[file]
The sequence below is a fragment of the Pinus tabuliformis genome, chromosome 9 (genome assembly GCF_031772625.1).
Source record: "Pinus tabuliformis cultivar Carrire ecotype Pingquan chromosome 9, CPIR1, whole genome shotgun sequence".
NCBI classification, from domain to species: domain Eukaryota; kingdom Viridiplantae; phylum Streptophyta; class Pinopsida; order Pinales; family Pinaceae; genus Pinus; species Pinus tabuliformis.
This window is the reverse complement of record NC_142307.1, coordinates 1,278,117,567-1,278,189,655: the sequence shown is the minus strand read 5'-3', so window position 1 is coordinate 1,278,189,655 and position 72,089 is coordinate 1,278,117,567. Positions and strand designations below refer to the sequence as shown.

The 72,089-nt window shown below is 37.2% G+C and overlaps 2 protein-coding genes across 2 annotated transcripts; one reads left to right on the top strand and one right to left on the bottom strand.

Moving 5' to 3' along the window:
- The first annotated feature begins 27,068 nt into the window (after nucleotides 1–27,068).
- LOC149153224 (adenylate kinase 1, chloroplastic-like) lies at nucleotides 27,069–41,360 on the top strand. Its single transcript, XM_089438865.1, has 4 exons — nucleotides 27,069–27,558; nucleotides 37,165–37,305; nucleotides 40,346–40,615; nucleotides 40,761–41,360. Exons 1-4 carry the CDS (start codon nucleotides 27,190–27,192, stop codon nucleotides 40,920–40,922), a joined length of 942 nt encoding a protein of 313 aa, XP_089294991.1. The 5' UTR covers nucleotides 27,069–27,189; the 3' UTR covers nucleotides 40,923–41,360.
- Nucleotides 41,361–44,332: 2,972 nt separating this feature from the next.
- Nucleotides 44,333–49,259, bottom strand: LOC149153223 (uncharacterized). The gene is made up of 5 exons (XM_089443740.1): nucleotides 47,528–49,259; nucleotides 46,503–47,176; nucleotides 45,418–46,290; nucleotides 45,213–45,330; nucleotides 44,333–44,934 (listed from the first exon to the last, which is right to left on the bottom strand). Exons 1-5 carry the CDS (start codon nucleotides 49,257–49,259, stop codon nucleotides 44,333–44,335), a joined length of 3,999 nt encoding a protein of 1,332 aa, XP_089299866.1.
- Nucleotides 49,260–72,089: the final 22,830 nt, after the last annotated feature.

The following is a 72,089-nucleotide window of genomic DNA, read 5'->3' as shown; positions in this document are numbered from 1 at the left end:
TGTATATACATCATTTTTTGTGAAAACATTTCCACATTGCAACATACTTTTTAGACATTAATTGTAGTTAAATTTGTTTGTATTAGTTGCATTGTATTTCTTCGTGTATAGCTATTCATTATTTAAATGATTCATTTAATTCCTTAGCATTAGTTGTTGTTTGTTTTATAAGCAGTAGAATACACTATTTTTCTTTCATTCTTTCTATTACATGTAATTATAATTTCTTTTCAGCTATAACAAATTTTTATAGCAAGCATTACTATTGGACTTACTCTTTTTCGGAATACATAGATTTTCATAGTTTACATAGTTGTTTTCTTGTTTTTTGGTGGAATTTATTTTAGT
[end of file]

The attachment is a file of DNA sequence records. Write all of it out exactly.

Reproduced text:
The sequence below is a fragment of the Pinus tabuliformis genome, chromosome 9 (genome assembly GCF_031772625.1).
Source record: "Pinus tabuliformis cultivar Carrire ecotype Pingquan chromosome 9, CPIR1, whole genome shotgun sequence".
NCBI classification, from domain to species: domain Eukaryota; kingdom Viridiplantae; phylum Streptophyta; class Pinopsida; order Pinales; family Pinaceae; genus Pinus; species Pinus tabuliformis.
This window is the reverse complement of record NC_142307.1, coordinates 1,278,117,567-1,278,189,655: the sequence shown is the minus strand read 5'-3', so window position 1 is coordinate 1,278,189,655 and position 72,089 is coordinate 1,278,117,567. Positions and strand designations below refer to the sequence as shown.

The 72,089-nt window shown below is 37.2% G+C and overlaps 2 protein-coding genes across 2 annotated transcripts; one reads left to right on the top strand and one right to left on the bottom strand.

Moving 5' to 3' along the window:
- The first annotated feature begins 27,068 nt into the window (after nucleotides 1–27,068).
- LOC149153224 (adenylate kinase 1, chloroplastic-like) lies at nucleotides 27,069–41,360 on the top strand. Its single transcript, XM_089438865.1, has 4 exons — nucleotides 27,069–27,558; nucleotides 37,165–37,305; nucleotides 40,346–40,615; nucleotides 40,761–41,360. Exons 1-4 carry the CDS (start codon nucleotides 27,190–27,192, stop codon nucleotides 40,920–40,922), a joined length of 942 nt encoding a protein of 313 aa, XP_089294991.1. The 5' UTR covers nucleotides 27,069–27,189; the 3' UTR covers nucleotides 40,923–41,360.
- Nucleotides 41,361–44,332: 2,972 nt separating this feature from the next.
- Nucleotides 44,333–49,259, bottom strand: LOC149153223 (uncharacterized). The gene is made up of 5 exons (XM_089443740.1): nucleotides 47,528–49,259; nucleotides 46,503–47,176; nucleotides 45,418–46,290; nucleotides 45,213–45,330; nucleotides 44,333–44,934 (listed from the first exon to the last, which is right to left on the bottom strand). Exons 1-5 carry the CDS (start codon nucleotides 49,257–49,259, stop codon nucleotides 44,333–44,335), a joined length of 3,999 nt encoding a protein of 1,332 aa, XP_089299866.1.
- Nucleotides 49,260–72,089: the final 22,830 nt, after the last annotated feature.

The following is a 72,089-nucleotide window of genomic DNA, read 5'->3' as shown; positions in this document are numbered from 1 at the left end:
TGTATATACATCATTTTTTGTGAAAACATTTCCACATTGCAACATACTTTTTAGACATTAATTGTAGTTAAATTTGTTTGTATTAGTTGCATTGTATTTCTTCGTGTATAGCTATTCATTATTTAAATGATTCATTTAATTCCTTAGCATTAGTTGTTGTTTGTTTTATAAGCAGTAGAATACACTATTTTTCTTTCATTCTTTCTATTACATGTAATTATAATTTCTTTTCAGCTATAACAAATTTTTATAGCAAGCATTACTATTGGACTTACTCTTTTTCGGAATACATAGATTTTCATAGTTTACATAGTTGTTTTCTTGTTTTTTGGTGGAATTTATTTTAGT